Tradition in canada

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The name Canada is derived from the Iroquoian word kanata, which means village. Location and Geography. Canada is located in the northern portion of the continent of North America, extending, in general, from the 49th parallel northward to the islands of the Arctic Ocean. Its eastern and western boundaries are the Atlantic and Pacific Oceans respectively. Its land area totals 3, square miles 9, square kilometers. The easternmost portion of the country is a riverine and maritime environment, consisting of the provinces of Newfoundland, Labrador, Nova Scotia, Prince Edward Island, and New Brunswick.

The central portion of the country, in its southern areas, is primarily boreal forest the provinces of Ontario and Quebec. This forest region extends across the entire country from the eastern slopes of the Rocky Mountains through to the Atlantic coast, and is dominated by coniferous trees.

A section of the country westward from the Great Lakes basin along the southern extent of this forest region is a prairie made up mostly of flat grasslands in the provinces of Manitoba, Saskatchewan and Alberta. The westernmost portion of the country is dominated by the Rocky Mountains, with a narrow riverine environment, made up of northern rain forests, west of the mountains in the province of British Columbia. Between the southern Carolinian forest of the central regions of the country lies a region in Ontario and Quebec characterized by numerous lakes and expanses of exposed rock known as Tradition in canada Canadian Shield, an area left exposed after the most recent glacial retreat.

Across the northernmost portion of the country from east to west lies a region dominated by tundra and finally at its most northern reach, an arctic eco-zone in northern Ontario and Quebec and in the territories of Nunavut, Northwest Territories, and the Yukon.

These variations have had important social and cultural effects. The largest segment of the population resides in the central Carolinian region, which has the richest and most varied agricultural land and, because the Great Lakes waterway system dominates the central portion of the country, is also where most of the major manufacturing is located.

The savanna or prairie region is more sparsely populated, with several large urban centers in a network across the region, which is dominated by grain farming, cattle and other livestock production, and more recently, oil and natural gas extraction. The two coastal regions, which have some agricultural production, are best characterized by the dominance of port cities through which import and export goods move. In the northern section of the center of the Tradition in canada, also sparsely populated, resource extraction of minerals and lumber, has predominated.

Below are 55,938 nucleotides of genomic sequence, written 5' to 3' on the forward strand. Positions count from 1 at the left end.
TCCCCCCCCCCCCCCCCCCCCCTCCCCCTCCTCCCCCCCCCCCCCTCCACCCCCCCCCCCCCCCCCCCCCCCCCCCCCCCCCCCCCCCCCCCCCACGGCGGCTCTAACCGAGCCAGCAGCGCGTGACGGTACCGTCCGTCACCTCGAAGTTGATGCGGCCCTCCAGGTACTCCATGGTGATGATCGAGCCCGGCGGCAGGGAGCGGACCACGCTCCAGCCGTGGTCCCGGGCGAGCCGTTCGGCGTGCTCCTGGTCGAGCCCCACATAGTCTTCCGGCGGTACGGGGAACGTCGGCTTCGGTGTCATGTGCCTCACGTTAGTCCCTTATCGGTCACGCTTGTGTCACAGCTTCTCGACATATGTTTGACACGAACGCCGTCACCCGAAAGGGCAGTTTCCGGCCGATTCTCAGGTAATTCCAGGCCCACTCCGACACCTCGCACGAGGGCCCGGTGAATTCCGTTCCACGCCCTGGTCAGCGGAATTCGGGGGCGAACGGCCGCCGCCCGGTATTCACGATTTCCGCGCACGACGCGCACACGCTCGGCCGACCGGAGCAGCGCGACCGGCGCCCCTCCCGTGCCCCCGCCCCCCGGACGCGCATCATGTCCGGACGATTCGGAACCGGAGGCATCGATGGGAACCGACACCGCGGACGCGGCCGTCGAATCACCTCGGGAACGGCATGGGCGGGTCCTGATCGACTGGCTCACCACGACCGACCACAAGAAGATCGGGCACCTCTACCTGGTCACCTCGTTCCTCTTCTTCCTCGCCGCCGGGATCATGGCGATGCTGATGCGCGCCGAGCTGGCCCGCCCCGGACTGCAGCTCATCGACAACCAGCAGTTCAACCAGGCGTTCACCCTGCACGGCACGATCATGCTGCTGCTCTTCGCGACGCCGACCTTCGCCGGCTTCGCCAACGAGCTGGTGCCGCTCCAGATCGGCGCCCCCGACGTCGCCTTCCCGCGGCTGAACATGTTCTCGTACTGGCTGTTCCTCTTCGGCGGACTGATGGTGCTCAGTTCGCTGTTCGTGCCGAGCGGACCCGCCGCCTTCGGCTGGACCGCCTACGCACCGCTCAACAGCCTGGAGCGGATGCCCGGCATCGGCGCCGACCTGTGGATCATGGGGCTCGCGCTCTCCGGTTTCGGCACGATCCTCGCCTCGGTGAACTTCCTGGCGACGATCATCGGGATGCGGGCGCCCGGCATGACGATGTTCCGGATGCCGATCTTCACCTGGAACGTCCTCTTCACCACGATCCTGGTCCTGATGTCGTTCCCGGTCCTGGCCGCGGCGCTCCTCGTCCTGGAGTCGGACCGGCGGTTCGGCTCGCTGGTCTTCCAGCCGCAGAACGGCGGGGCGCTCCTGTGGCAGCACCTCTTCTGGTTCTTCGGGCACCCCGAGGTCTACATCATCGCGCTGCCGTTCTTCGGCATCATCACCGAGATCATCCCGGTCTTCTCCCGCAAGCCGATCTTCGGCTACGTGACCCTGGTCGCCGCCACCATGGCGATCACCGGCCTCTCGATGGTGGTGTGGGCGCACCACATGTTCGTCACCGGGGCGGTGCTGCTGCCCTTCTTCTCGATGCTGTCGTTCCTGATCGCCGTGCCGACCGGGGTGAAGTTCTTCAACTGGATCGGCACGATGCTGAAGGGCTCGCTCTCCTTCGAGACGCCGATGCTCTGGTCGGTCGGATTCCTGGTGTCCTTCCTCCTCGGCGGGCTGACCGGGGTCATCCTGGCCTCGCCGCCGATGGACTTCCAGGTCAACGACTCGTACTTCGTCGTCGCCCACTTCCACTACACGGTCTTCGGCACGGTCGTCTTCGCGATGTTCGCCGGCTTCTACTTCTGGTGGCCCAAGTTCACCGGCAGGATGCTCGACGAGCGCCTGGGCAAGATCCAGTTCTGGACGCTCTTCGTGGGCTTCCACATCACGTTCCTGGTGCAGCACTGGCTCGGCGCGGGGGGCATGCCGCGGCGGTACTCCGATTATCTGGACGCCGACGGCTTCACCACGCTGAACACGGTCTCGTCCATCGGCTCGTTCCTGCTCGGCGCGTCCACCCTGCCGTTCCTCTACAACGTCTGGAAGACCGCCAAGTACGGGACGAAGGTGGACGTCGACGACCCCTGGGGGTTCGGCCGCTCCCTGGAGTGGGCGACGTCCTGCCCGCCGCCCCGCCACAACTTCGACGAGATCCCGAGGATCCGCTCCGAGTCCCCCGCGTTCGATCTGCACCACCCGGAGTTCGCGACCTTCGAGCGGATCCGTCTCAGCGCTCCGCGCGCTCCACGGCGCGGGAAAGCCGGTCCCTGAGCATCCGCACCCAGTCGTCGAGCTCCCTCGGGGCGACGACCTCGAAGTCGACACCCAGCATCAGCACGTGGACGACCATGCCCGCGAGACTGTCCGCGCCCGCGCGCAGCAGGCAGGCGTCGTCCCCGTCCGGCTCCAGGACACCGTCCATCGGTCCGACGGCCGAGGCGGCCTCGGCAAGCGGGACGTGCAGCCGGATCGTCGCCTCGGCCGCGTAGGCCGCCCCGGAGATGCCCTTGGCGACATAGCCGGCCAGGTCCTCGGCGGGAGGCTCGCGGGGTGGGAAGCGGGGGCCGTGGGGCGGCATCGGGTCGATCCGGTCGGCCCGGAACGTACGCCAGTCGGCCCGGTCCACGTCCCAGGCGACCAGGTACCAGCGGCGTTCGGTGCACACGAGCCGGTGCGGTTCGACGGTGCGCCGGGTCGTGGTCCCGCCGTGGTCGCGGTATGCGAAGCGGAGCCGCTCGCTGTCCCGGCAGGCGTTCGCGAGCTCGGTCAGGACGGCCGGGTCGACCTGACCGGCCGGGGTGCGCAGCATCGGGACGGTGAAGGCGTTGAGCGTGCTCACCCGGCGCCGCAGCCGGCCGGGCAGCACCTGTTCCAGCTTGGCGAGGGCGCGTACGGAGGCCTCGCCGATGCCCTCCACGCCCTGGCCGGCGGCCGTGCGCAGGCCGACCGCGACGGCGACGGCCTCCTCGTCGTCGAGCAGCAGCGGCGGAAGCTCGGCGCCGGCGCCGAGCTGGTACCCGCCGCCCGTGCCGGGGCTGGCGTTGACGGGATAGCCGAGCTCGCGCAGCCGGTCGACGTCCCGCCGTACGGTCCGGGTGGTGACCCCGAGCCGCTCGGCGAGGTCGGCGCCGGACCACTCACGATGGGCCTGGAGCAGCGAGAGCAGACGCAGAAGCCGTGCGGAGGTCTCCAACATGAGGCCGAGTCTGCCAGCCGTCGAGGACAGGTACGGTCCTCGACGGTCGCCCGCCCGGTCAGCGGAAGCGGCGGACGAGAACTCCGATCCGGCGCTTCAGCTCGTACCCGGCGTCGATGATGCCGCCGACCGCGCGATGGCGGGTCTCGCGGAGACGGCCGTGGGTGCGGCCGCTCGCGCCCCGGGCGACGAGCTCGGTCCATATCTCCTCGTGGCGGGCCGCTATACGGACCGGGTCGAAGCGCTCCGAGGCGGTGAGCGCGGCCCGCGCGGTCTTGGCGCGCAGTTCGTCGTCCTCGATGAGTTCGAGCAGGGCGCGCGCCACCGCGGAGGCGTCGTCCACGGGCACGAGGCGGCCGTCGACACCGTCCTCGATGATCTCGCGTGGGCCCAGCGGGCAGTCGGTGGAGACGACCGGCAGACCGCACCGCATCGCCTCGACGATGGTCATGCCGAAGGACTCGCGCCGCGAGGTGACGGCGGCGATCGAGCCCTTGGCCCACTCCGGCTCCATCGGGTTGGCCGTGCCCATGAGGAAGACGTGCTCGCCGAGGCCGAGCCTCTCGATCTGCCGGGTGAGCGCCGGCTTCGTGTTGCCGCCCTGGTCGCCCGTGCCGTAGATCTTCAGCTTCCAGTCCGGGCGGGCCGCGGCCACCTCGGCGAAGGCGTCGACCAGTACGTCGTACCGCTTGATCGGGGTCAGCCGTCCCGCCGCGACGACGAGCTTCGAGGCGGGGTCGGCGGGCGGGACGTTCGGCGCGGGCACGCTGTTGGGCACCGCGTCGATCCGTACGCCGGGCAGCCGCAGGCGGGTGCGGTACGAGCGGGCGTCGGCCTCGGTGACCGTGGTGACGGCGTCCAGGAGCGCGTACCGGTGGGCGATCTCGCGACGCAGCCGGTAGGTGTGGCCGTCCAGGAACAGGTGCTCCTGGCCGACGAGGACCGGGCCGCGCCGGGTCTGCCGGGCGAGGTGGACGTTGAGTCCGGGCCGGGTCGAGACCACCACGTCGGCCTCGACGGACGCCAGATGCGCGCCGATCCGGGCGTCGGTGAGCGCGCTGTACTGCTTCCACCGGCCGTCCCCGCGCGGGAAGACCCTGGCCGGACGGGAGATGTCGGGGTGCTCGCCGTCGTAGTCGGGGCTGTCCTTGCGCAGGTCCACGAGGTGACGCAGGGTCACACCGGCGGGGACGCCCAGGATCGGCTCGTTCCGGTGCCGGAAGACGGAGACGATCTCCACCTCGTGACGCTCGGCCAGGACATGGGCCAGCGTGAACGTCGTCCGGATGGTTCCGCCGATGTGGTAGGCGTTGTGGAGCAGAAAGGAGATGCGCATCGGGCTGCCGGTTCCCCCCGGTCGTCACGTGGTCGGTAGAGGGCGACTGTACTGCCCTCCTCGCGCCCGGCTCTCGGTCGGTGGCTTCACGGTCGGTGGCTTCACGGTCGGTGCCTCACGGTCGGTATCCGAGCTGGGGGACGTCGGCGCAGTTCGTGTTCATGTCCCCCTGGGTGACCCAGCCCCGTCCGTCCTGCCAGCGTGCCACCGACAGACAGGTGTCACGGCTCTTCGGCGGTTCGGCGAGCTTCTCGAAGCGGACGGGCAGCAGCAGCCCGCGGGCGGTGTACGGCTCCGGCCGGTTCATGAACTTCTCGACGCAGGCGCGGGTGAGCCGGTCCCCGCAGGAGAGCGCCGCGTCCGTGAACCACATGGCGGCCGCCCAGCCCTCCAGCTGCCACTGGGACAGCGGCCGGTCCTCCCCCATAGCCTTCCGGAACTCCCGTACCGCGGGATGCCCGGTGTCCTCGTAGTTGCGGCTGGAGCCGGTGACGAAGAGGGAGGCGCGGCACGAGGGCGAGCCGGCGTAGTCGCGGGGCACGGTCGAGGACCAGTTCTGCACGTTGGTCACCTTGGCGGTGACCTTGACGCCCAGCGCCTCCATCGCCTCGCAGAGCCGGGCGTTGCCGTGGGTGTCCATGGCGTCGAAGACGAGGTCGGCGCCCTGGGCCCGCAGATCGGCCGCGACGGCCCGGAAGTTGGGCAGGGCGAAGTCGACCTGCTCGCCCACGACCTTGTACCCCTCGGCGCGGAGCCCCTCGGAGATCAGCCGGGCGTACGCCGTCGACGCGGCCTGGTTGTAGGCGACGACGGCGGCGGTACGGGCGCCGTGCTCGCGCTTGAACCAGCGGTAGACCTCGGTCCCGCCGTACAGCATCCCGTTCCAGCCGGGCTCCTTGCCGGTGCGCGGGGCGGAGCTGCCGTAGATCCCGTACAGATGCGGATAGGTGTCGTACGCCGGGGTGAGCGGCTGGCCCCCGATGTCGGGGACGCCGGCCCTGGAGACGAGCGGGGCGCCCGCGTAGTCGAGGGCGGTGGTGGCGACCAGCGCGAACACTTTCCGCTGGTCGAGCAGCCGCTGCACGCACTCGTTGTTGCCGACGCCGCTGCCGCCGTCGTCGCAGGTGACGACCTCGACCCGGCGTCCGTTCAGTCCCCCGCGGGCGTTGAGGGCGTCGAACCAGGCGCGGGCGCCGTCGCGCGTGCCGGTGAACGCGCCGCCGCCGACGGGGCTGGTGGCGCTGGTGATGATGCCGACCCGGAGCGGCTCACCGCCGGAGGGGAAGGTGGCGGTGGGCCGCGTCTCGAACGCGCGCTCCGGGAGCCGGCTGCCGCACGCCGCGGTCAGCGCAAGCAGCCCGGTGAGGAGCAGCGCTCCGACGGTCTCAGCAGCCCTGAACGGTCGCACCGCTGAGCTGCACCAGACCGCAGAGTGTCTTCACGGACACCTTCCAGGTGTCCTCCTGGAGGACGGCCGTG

The effect of this concentration of the population, employment, and productive power in the central region of the country has been the concentration of political power in this region, as well as the development over time of intense regional rivalries and disparities in quality of Tradition in canada.

Equally important, as employment in the center came to dominate gross national production, immigration has tended to flow into the center. This has created a diverse cultural mix in the central region of the country, while the prairie and the eastern maritime region have stabilized ethnically and culturally. The consequence of these diverse geographies has been the development of a rhetoric of regional cultures: Prairie, Maritime, Central, and because of its special isolation, West Coast.

A final differentiation is between urban and rural. Local cultural identity is often marked by expressions of contrasting values in which rural residents characterize themselves as harder working, more honest, and more deeply committed to community cooperation, in contrast to urban dwellers Canada who are characterized by rural residents as greedy, dishonest, arrogant, and self-interested. Urban dwellers express their own identities as more modern and forward looking, more sophisticated, and more liberal in their overall social values, and perceive rural residents as conservative, overdependent on outmoded traditions, unsophisticated, and simple minded.

This distinction is most explicit in Quebec, but also plays a key role in political, social, and cultural contentions in Ontario. The official population at the last census calculation, inwas 29,, an increase over the census in of about 6 percent in five years. The five-year increase was almost 7 percent. There has been a slowing population increase in Canada over the last several decades, fueled in part by a decline in the crude birthrate. This slowing of growth has been offset somewhat by an increase in immigration over the last two decades of the twentieth century, coupled with a slowing of emigration.

Statistics Canada, the government Census management organization, is projecting a population increase of as much as 8 percent between andmostly through increased immigration. Linguistic Affiliation. Canada is bilingual, with English and French as the official languages. English takes precedence in statutory proceedings outside of Quebec, with English versions of all statutes serving as the final arbiter in disputes over interpretation.